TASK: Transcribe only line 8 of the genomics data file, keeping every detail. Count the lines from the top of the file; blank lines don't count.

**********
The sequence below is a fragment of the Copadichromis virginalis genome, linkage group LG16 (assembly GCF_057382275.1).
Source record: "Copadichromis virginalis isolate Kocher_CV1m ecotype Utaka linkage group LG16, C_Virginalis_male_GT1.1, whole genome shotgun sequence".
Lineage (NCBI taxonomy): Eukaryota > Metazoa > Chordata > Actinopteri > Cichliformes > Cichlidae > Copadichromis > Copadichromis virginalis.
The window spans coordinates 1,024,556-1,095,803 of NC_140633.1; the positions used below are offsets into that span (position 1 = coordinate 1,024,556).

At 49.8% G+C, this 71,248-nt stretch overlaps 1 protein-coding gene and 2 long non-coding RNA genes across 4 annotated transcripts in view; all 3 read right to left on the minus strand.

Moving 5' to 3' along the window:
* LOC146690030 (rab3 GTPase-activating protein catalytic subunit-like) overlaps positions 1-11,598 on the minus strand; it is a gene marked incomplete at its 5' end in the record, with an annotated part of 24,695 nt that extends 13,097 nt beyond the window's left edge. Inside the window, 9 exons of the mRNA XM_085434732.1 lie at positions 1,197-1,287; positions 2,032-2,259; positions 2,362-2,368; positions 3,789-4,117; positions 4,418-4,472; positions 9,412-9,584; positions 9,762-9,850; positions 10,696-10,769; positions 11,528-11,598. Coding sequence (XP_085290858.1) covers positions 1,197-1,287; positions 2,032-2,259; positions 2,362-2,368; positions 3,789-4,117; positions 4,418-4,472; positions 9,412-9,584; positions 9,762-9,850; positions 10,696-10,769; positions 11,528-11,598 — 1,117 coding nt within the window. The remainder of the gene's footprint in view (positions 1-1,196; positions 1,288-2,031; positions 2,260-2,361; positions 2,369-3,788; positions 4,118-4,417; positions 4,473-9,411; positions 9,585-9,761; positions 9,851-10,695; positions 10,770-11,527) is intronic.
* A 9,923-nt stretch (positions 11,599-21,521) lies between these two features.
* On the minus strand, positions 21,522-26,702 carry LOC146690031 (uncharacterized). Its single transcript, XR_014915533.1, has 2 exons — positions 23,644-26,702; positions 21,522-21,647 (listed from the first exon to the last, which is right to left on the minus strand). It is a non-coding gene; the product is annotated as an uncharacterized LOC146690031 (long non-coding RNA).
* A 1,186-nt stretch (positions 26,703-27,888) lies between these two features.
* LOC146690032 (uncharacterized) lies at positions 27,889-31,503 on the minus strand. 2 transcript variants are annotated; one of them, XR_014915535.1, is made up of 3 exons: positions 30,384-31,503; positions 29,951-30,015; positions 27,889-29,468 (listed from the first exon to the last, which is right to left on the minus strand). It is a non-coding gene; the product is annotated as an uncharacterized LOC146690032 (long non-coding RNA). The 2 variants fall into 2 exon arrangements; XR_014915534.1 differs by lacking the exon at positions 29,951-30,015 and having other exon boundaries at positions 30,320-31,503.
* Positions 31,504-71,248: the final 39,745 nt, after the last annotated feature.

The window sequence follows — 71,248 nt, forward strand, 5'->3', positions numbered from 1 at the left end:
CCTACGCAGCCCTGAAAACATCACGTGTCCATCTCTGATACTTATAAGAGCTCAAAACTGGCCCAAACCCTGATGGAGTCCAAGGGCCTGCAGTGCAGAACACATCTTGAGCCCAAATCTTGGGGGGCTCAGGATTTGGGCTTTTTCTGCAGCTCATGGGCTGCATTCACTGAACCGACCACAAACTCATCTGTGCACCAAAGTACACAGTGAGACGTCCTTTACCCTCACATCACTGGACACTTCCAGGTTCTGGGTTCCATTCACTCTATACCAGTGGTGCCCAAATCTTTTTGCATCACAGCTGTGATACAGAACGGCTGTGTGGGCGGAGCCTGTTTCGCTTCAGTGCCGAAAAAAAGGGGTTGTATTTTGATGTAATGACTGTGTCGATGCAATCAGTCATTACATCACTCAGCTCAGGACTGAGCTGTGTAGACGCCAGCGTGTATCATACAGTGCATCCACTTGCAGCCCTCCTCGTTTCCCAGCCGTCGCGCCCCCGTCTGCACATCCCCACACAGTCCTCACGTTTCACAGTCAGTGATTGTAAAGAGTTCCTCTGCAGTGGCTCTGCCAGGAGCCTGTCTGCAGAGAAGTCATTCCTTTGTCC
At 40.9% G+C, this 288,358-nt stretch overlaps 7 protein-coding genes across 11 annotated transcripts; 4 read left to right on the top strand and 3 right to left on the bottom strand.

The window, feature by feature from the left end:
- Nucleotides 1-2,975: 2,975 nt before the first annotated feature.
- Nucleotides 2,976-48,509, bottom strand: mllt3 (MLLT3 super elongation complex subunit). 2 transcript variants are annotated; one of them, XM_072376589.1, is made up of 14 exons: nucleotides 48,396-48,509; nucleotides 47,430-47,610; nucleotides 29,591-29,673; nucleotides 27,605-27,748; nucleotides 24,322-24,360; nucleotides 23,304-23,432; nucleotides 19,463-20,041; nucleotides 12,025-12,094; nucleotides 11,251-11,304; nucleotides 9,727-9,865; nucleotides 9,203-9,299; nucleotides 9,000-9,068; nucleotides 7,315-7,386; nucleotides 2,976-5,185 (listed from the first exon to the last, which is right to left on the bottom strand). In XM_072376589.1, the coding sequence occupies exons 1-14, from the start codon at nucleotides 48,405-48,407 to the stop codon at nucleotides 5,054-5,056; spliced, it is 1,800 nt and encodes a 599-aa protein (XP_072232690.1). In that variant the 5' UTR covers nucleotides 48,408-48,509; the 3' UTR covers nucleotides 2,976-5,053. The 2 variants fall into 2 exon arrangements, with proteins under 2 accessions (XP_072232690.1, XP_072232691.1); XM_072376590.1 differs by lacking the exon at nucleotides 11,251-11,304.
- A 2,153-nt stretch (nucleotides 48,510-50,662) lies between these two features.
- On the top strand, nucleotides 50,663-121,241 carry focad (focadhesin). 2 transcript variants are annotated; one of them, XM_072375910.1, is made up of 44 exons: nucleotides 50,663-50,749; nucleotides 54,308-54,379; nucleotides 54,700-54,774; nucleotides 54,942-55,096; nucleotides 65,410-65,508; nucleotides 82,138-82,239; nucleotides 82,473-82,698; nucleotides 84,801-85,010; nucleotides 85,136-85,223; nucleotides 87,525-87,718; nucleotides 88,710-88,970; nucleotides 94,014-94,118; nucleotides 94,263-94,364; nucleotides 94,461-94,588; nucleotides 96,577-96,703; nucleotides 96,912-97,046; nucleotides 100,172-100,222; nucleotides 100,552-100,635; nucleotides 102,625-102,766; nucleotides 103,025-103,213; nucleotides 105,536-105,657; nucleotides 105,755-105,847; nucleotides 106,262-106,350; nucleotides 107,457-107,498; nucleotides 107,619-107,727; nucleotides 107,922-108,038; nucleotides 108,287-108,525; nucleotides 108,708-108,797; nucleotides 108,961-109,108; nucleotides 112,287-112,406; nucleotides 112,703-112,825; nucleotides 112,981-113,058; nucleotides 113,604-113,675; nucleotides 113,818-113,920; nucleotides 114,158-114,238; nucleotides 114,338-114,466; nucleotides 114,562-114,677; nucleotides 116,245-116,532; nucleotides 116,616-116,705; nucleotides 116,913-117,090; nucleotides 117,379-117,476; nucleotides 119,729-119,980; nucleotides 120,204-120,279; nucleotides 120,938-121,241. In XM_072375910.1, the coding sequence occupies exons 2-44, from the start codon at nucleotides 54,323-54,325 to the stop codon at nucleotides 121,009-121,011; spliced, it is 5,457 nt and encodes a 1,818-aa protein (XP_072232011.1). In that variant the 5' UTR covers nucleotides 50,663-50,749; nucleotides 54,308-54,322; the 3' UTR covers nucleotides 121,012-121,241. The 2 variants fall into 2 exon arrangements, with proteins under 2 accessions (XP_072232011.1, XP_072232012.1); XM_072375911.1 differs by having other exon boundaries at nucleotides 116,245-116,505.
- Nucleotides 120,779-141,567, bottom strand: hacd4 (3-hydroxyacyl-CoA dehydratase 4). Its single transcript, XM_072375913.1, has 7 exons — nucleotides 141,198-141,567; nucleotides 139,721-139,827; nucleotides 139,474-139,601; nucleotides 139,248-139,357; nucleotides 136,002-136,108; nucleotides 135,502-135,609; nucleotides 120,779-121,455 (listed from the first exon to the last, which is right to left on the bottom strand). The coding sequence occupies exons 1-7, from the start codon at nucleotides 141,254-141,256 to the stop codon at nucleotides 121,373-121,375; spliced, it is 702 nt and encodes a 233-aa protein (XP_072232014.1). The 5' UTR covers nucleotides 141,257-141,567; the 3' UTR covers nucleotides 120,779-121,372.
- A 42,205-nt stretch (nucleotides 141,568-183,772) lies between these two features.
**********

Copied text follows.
* A 9,923-nt stretch (positions 11,599-21,521) lies between these two features.